Even if you were never married, M.G.L. c. 209C § 1 states that, “Children born to parents who are not married to each other shall be entitled to the same rights and protections of the law as all other children.” Despite the fact that there is no statutory rule for unmarried parents, Massachusetts appellate courts have made quite clear that unmarried parents still need the other parent’s consent or the court’s permission to move out of state. in Smith v. McDonald, decided in 2010, the Massachusetts Supreme Judicial Court reasoned:
While a statute governing divorced children is not applicable directly to nonmarital children, the legal equality of nonmarital children pursuant to G.L. c. 209C, § 1, dictates the same rule apply for children in comparable circumstances. Accordingly, when a nonmarital child has two legal parents, the parent with custody may not move the child outside the Commonwealth without the permission of the other parent or of a court.
Indeed, even if you have sole custody of your children, and the other parent has little or no time with them, the results of leaving Massachusetts without consent or permission can be problematic in the extreme. Judges take removal cases very seriously, regardless of the marital history of the parents. Leaving without consent from the other parent or permission from the court can lead to you losing custody of your children.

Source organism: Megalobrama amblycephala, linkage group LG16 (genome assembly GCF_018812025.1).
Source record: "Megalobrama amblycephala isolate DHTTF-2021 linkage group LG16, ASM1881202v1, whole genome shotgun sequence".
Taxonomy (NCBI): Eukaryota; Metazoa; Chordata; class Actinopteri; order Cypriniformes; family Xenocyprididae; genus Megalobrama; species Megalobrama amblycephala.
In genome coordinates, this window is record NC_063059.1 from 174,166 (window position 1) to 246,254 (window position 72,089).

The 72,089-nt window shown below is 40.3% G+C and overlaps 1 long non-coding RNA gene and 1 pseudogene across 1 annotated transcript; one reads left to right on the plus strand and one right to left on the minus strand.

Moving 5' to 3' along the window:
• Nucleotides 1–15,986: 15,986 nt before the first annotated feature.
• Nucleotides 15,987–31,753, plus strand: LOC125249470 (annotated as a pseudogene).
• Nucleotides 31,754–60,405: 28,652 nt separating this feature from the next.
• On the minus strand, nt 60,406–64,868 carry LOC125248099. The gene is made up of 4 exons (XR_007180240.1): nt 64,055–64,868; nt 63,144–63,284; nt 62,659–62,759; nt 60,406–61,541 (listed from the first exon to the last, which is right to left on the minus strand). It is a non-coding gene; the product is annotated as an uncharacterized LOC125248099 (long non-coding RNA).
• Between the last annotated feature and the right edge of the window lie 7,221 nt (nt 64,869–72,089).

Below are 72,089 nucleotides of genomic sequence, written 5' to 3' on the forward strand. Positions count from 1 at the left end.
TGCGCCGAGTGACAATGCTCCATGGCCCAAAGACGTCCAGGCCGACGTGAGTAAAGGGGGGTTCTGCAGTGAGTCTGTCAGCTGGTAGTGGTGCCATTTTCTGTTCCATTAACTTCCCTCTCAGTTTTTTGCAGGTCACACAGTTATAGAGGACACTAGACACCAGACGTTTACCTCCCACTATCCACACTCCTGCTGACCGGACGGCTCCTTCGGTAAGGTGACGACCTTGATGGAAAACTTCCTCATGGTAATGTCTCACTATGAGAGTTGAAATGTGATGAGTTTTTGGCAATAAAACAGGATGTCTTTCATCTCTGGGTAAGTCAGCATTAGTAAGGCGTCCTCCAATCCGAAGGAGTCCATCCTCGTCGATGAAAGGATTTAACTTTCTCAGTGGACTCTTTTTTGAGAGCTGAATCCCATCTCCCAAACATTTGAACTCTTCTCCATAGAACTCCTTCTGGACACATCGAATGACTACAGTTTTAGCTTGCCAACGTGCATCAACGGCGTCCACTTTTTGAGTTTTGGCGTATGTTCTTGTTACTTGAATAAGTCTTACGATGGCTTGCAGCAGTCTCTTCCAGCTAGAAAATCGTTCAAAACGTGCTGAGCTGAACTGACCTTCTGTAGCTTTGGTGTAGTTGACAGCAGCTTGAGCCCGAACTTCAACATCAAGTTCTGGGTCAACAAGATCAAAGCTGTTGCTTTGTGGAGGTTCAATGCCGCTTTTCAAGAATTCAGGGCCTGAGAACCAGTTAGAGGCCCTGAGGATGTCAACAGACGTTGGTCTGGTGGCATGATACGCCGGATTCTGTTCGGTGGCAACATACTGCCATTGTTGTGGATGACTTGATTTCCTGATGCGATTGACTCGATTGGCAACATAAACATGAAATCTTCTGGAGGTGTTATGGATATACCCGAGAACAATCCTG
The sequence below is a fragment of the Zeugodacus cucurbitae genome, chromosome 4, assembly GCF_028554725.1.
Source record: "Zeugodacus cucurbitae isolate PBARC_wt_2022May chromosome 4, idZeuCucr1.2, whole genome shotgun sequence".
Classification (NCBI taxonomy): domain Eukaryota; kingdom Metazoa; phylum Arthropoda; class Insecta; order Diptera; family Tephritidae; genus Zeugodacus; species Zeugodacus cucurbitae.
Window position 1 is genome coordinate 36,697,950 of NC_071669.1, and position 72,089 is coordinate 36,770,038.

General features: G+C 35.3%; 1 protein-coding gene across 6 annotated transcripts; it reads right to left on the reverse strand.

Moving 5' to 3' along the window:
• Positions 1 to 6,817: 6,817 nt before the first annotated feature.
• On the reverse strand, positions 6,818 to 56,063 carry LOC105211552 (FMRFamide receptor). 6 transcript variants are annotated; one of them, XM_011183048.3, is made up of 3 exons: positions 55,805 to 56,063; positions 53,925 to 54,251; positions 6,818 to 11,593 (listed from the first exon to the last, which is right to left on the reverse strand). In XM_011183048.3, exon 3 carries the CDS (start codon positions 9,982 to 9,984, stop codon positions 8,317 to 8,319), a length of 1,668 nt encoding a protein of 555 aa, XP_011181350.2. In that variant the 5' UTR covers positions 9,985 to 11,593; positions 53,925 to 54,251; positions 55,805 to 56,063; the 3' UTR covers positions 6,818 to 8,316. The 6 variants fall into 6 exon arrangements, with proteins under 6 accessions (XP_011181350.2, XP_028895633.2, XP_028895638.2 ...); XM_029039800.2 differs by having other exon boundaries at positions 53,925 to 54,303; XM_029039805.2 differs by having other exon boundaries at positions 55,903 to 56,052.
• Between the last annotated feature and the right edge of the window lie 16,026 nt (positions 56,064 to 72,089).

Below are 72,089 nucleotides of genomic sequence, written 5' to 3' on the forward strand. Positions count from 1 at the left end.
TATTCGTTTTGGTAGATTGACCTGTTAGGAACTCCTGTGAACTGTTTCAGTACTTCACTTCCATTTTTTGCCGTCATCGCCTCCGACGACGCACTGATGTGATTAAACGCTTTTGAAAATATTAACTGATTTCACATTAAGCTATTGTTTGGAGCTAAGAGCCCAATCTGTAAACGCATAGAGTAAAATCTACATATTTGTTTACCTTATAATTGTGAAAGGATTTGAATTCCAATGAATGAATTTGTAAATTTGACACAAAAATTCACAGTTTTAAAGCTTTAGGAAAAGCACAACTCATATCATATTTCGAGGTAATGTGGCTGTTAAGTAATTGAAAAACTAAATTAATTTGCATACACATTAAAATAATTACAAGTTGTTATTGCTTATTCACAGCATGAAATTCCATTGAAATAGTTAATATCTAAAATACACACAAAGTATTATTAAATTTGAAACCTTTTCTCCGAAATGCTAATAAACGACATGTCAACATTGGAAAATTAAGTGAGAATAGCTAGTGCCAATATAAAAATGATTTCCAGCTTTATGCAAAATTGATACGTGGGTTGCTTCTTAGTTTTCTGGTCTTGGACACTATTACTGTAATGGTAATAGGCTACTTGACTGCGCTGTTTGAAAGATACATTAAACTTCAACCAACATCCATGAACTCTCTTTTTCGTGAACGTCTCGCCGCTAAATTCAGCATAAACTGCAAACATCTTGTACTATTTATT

There is one major exception to the law of removal. A commonly overlooked aspect of the Massachusetts removal statute is the law only applies to a child “who is a native of or has resided five years within” Massachusetts. In this context, “native” simply means the child was born in Massachusetts. If your child was born in Massachusetts, you need the court’s permission to leave, regardless of the child’s age.
If the child resided in another state when he or she was born, and the child is less than five years old at the time of move, then the removal statute does not apply. Still, as long as Massachusetts retains jurisdiction over custody, you’ll want to consult with an attorney before buying that ticket to Hawaii.